Why the Fed Is So Wimpy by John Mauldin, Mauldin Economics
Another in what seems to be a small parade of scandals involving secretly recorded tapes of Federal Reserve regulators emerged last week. What a number of writers (including me) have written about regulatory capture over the past decade was brought out into the open, at least for a while. My brilliant young friend (40 seems young to me now) Justin Fox, editorial director of the Harvard Business Review and business and economic columnist for Time magazine, published a thoughtful essay this week, outlining some of the issues surrounding the whole concept of banking regulations.
Yes, the latest scandal involved Goldman Sachs, and it took place in the US, but do you really think it’s much different in Europe or Japan? Actually, there are those who argue that it’s worse in those places. This does not bode well for what happens during the next crisis (and there is always a next crisis, hopefully far in the future, though they do seem to come more frequently lately).
The point here is that if bank regulators are captives who identify with the interests of the banks they regulate, it is partly by design. This is especially true of the Federal Reserve System, which was created by Congress in 1913 more as a friend to and creature of the banks than as a watchdog. Two-thirds of the board that governs the New York Fed is chosen by local bankers. And while amendments to the Federal Reserve Act in 1933 shifted the balance of power in the Federal Reserve System from the regional Federal Reserve Banks (and the New York Fed in particular) to the political appointees on the Board of Governors in Washington, bank regulation continues to reside at the regional banks. Which means that the bank regulators’ bosses report to a board chosen by … the banks.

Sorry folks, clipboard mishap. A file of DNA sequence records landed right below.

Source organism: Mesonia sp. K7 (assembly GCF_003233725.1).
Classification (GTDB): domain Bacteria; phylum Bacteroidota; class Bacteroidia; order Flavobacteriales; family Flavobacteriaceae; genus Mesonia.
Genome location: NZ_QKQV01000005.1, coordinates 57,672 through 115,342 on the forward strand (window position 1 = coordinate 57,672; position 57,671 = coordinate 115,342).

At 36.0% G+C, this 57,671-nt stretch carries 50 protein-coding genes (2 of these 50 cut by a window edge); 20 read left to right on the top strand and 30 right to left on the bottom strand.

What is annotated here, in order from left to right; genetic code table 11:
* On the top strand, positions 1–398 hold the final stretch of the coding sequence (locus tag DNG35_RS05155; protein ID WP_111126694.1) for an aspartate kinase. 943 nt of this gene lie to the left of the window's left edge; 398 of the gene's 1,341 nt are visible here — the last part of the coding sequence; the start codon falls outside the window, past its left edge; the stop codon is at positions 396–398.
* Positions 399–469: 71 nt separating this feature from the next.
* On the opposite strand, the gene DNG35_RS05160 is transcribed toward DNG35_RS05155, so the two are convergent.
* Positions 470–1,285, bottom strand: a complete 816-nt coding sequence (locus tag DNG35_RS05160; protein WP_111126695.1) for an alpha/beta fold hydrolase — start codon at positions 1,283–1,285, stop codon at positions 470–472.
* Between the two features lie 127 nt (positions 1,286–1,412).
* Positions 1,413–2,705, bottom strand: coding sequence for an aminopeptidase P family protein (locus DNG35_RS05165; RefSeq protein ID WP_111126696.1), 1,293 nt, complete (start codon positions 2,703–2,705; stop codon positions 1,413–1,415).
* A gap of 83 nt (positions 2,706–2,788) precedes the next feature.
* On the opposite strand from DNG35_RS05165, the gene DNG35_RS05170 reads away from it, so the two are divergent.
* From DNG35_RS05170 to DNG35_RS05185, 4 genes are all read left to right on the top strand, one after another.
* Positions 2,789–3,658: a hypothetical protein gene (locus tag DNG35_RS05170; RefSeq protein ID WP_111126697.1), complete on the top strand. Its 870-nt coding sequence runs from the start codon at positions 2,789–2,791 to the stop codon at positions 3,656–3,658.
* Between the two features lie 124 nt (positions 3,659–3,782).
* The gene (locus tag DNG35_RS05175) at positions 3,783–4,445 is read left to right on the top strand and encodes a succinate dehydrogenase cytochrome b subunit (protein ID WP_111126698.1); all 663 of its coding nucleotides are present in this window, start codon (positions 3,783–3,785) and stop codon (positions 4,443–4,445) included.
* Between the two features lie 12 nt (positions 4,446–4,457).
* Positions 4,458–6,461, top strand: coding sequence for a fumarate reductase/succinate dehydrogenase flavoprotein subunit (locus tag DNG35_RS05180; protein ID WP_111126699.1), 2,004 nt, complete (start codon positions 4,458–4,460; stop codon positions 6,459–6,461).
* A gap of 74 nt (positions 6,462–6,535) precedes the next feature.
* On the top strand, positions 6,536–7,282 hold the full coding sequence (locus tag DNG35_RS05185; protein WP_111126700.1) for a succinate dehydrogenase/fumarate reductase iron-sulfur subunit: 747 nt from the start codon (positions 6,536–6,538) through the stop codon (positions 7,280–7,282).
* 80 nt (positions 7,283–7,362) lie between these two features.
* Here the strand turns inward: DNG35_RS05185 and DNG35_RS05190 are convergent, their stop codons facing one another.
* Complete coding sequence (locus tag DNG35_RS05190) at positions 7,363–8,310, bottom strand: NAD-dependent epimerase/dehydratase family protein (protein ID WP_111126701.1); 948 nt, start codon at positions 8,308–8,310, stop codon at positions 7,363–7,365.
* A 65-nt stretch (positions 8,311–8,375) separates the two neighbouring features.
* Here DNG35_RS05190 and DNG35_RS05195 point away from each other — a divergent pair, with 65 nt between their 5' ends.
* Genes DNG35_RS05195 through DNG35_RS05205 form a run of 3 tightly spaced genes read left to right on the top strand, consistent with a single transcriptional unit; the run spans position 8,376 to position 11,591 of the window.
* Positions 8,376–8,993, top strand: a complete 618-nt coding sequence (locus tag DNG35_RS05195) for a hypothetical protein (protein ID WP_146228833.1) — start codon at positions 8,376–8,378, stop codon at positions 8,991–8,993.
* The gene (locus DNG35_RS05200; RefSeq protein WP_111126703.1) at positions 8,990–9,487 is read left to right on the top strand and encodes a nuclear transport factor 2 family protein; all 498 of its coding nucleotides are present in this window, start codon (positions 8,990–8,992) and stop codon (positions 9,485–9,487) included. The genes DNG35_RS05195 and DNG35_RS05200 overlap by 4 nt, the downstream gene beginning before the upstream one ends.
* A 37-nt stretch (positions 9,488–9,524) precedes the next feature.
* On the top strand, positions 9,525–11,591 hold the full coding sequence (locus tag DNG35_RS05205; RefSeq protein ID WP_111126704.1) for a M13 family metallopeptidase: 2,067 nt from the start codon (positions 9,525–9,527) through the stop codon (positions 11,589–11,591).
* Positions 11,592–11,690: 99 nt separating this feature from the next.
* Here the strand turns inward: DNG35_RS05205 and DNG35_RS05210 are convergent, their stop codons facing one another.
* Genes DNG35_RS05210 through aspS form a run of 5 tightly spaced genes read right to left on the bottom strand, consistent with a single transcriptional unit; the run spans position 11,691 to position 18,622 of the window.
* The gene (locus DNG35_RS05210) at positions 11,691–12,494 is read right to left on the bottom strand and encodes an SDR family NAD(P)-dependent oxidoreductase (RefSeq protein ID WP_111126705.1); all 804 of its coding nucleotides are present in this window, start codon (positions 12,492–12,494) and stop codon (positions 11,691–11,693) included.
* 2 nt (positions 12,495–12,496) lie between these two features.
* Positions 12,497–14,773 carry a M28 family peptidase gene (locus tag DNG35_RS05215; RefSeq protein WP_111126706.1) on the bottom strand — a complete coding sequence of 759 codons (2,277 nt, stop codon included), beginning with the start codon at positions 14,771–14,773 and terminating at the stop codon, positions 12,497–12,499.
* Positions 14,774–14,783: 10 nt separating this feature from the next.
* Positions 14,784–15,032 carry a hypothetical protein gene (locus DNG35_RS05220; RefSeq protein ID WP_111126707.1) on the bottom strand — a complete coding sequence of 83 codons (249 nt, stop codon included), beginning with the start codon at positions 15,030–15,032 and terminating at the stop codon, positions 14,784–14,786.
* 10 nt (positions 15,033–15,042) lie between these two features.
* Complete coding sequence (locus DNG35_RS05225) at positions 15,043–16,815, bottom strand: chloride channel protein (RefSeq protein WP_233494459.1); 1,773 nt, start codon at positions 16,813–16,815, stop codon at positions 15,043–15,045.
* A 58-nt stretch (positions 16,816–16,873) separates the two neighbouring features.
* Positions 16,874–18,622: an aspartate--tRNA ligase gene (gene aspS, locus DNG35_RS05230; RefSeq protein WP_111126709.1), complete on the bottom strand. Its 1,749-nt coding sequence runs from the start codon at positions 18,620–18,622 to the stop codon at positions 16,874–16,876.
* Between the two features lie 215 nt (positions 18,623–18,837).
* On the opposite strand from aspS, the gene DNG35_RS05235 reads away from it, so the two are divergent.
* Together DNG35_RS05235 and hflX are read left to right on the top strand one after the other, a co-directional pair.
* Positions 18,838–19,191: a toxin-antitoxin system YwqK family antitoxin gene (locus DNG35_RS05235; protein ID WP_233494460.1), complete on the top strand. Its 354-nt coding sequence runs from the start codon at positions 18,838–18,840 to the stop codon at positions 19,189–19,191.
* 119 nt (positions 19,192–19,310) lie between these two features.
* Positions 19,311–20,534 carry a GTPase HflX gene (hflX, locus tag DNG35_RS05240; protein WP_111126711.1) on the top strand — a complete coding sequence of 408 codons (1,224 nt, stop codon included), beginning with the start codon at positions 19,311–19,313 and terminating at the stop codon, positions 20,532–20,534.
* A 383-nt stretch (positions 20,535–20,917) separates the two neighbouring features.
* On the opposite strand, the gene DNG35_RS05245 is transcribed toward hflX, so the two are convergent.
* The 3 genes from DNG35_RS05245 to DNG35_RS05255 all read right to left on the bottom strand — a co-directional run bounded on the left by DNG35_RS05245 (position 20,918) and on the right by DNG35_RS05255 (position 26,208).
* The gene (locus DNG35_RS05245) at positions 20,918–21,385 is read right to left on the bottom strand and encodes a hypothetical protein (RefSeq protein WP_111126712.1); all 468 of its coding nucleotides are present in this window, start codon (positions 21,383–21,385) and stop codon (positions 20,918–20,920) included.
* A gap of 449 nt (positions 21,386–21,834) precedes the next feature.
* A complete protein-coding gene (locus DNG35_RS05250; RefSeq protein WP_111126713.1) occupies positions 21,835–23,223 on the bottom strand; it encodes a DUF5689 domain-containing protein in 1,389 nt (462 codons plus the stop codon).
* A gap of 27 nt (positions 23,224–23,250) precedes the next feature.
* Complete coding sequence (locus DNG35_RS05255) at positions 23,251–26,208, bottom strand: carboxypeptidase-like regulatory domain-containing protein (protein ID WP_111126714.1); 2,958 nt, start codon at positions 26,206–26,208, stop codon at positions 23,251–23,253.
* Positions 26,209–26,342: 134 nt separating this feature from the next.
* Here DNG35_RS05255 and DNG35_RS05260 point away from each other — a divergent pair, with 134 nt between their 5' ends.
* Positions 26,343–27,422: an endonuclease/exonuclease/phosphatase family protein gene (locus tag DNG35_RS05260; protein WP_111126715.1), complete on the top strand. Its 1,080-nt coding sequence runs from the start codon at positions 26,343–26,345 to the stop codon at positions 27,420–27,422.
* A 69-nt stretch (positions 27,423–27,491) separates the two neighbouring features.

For those who would like a bit more bearish meat, I offer you a link to John Hussman’s latest piece, “The Ingredients of a Market Crash.”
I’m in Washington DC today at a conference sponsored by an association of endowments and foundations. They have a rather impressive roster of speakers, so I have found myself attending more sessions than I normally do at conferences. Martin Wolf and David Petraeus headline a very thoughtful group of managers and economists, accompanied by an assortment of geopolitical wizards. I’ve learned a lot.
No follow-on note today. I need to get back to my classroom education…
Your loving the fall weather analyst,
John Mauldin, Editor
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Why the Fed Is So Wimpy
By Justin Fox
Harvard Business Review HBR Blog Network
September 26, 2014
Regulatory capture – when regulators come to act mainly in the interest of the industries they regulate – is a phenomenon that economists, political scientists, and legal scholars have been writing about for decades. Bank regulators in particular have been depicted as captives for years, and have even taken to describing themselves as such.
Actually witnessing capture in the wild is different, though, and the new This American Life episode with secret recordings of bank examiners at the Federal Reserve Bank of New York going about their jobs is going to focus a lot more attention on the phenomenon. It’s really well done, and you should listen to it, read the transcript, and/or read the story by ProPublica reporter Jake Bernstein.